The way I understand it, and I could be very wrong, is that it’s like brute forcing the universe while wearing a blindfold. Because the power of a qubit is exponentially higher than the same number of bits, you can get a lot more information from the same amount of processing power. However, if you measure the qubit, it loses all of that information. Instead, you have to set parameters that say things like: solve for x, and then you wait for the solution to be presented from the qubits. The catch is that you can’t see how the qubits are working, because if you do, you observe them and the data is lost. You just have to hope that they solve the problem for you. In reality, it wouldn’t be that strange of a process, because you wouldn’t ask it theoreticals, you would have it solve complex problems that can be solved in some way. That’s why computer gaming gets no benefit, you aren’t asking for answer to complex problem, you are telling polygons where to be.

I’m also not an expert on this, but from my limited knowledge, the problem with measurements collapsing a qubit into either 1 or 0 is because they’re so small and so finicky that any measurement is by nature destructive. They’re small enough that throwing a photon at it causes them to lose information, and you can’t measure them without throwing a photon at it.

Again, not an expert, but as far as I know the data exists as some value between 0 and 1 (a float, basically). You just can’t tell what it is precisely.

You can control them by blasting them with radio waves. Then, when you’re done giving them operations in this manner, you shine light on them and if they fluoresce, it’s a 1, if not, it’s a 0.

The probability of it being a 1 is dependent on how big the float between 0 and 1 was (so, 0.8 has an 80% chance of being a 1 and a 20% chance of being a 0).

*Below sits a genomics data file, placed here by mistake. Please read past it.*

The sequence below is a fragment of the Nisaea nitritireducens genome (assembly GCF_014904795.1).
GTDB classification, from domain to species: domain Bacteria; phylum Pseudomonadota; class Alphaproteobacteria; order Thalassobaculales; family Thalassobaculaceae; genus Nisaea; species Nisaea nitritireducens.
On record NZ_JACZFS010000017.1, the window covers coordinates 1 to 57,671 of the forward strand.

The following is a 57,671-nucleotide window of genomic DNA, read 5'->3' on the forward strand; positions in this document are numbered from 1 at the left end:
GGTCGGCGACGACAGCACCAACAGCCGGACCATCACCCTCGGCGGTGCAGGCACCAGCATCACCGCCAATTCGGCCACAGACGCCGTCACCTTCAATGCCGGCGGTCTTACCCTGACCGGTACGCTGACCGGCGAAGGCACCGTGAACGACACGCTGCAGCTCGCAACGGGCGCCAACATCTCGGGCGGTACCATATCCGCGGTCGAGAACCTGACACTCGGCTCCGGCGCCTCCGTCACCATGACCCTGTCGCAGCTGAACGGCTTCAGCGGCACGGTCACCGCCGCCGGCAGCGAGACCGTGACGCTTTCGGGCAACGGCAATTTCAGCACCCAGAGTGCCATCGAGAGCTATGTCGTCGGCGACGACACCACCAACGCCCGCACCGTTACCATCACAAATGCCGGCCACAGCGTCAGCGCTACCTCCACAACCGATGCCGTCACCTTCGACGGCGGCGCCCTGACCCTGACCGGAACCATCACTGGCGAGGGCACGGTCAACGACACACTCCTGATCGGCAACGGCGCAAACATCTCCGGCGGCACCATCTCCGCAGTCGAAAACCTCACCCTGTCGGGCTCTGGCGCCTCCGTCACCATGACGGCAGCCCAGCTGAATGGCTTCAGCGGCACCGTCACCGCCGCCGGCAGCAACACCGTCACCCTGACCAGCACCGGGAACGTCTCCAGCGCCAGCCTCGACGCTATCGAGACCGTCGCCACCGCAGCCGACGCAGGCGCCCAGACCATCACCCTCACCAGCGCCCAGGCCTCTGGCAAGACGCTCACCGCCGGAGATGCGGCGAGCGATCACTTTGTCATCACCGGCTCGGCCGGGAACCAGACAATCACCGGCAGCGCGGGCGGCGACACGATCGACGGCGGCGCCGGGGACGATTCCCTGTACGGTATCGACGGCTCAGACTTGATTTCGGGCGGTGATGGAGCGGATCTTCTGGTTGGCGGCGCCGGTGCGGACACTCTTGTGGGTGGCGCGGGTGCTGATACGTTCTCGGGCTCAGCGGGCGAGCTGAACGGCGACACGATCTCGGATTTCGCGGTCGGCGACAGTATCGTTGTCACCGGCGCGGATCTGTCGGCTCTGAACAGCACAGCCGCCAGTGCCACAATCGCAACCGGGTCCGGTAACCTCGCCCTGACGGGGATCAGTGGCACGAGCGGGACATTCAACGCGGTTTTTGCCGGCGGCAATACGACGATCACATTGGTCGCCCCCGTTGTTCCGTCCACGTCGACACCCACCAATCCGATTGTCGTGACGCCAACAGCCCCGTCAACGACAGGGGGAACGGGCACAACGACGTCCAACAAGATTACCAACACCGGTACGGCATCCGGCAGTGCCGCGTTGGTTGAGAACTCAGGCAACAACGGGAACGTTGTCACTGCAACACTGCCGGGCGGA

I could be horribly wrong, this is just what I picked up from some baby’s first quantum computer explanations I stumbled across.

The way I understand it, and I could be very wrong, is that it’s like brute forcing the universe while wearing a blindfold. Because the power of a qubit is exponentially higher than the same number of bits, you can get a lot more information from the same amount of processing power. However, if you measure the qubit, it loses all of that information. Instead, you have to set parameters that say things like: solve for x, and then you wait for the solution to be presented from the qubits. The catch is that you can’t see how the qubits are working, because if you do, you observe them and the data is lost. You just have to hope that they solve the problem for you. In reality, it wouldn’t be that strange of a process, because you wouldn’t ask it theoreticals, you would have it solve complex problems that can be solved in some way. That’s why computer gaming gets no benefit, you aren’t asking for answer to complex problem, you are telling polygons where to be.

Thanks for writing that out.

This does make sense and it’s roughly what I’ve read previously.

What I don’t understand is why is there even something called a qubit that stops working if you observe it. This does not make sense to me.

I also don’t really get the model of how qubits are programmed and quantum commands (???) are executed.

I’m also not an expert on this, but from my limited knowledge, the problem with measurements collapsing a qubit into either 1 or 0 is because they’re so small and so finicky that any measurement is by nature destructive. They’re small enough that throwing a photon at it causes them to lose information, and you can’t measure them without throwing a photon at it.

This is the part I don’t understand, if we are not defining (measuring) 1s and 0s, then what is going on?

How do you represent data, execute commands on data if there are no 1s and 0s.

Again, not an expert, but as far as I know the data exists as some value between 0 and 1 (a float, basically). You just can’t tell what it is precisely.

You can control them by blasting them with radio waves. Then, when you’re done giving them operations in this manner, you shine light on them and if they fluoresce, it’s a 1, if not, it’s a 0.

The probability of it being a 1 is dependent on how big the float between 0 and 1 was (so, 0.8 has an 80% chance of being a 1 and a 20% chance of being a 0).

I could be horribly wrong, this is just what I picked up from some baby’s first quantum computer explanations I stumbled across.